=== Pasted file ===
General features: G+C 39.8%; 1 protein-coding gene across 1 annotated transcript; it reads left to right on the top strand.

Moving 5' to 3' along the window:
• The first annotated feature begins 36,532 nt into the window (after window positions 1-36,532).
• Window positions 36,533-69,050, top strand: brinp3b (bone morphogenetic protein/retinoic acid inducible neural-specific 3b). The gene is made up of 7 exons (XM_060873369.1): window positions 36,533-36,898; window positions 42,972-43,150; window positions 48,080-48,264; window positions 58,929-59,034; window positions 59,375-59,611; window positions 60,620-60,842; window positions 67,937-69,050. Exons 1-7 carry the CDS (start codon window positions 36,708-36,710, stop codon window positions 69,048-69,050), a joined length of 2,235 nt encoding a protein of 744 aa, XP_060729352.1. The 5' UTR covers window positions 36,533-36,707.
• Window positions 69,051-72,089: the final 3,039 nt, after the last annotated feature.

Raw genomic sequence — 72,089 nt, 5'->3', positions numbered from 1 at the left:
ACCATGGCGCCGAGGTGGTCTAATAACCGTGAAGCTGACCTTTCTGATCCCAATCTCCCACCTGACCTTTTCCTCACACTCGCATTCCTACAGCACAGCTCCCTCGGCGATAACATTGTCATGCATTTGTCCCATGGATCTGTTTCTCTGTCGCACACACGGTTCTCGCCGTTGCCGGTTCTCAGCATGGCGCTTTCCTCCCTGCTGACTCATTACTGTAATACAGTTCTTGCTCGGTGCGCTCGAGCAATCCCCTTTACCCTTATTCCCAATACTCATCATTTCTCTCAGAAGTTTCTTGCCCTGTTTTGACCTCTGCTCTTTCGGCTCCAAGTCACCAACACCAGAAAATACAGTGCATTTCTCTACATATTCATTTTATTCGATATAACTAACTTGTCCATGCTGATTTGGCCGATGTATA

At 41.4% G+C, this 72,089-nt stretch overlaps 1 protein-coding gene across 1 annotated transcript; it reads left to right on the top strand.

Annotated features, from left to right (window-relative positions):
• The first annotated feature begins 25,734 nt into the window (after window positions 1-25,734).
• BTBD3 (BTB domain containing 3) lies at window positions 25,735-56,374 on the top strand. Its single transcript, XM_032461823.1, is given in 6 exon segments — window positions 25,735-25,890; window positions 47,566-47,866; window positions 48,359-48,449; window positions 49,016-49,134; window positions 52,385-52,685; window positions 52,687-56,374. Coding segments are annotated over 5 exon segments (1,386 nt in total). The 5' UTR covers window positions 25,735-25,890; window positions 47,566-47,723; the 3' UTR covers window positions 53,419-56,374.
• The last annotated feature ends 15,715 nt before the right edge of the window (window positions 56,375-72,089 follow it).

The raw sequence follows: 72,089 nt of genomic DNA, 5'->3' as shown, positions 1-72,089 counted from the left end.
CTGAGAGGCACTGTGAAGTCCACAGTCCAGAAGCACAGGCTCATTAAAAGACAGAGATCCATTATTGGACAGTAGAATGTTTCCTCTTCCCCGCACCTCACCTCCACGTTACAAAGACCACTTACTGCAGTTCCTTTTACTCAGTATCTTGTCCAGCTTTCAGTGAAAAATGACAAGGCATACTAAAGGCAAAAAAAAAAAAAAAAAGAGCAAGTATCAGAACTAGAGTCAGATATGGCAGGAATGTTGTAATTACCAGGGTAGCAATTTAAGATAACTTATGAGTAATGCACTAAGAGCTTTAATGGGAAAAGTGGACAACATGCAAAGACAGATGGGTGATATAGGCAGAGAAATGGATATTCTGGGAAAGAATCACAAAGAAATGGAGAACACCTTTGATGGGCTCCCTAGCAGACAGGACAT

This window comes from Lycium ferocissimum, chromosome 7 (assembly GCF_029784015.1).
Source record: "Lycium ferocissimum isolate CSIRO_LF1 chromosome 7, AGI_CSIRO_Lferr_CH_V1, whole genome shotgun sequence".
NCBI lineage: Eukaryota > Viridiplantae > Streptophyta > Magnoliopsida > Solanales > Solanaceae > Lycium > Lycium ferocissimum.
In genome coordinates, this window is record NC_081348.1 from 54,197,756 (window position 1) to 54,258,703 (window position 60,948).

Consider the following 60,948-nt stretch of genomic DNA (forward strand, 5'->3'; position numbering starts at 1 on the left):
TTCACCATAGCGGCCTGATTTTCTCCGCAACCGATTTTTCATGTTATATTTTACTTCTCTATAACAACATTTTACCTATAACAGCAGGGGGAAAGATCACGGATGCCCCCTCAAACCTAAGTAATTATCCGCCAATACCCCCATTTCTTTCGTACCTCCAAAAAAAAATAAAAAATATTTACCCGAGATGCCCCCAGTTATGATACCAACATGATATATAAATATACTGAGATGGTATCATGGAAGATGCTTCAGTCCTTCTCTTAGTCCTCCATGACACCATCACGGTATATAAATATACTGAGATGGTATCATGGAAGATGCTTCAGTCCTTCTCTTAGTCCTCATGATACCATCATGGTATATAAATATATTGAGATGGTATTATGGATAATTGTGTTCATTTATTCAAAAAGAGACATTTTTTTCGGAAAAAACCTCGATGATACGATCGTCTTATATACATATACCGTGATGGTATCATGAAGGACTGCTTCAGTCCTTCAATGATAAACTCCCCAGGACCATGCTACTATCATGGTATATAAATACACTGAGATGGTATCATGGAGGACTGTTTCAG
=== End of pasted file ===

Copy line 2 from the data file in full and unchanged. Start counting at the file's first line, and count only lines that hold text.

Moving 5' to 3' along the window: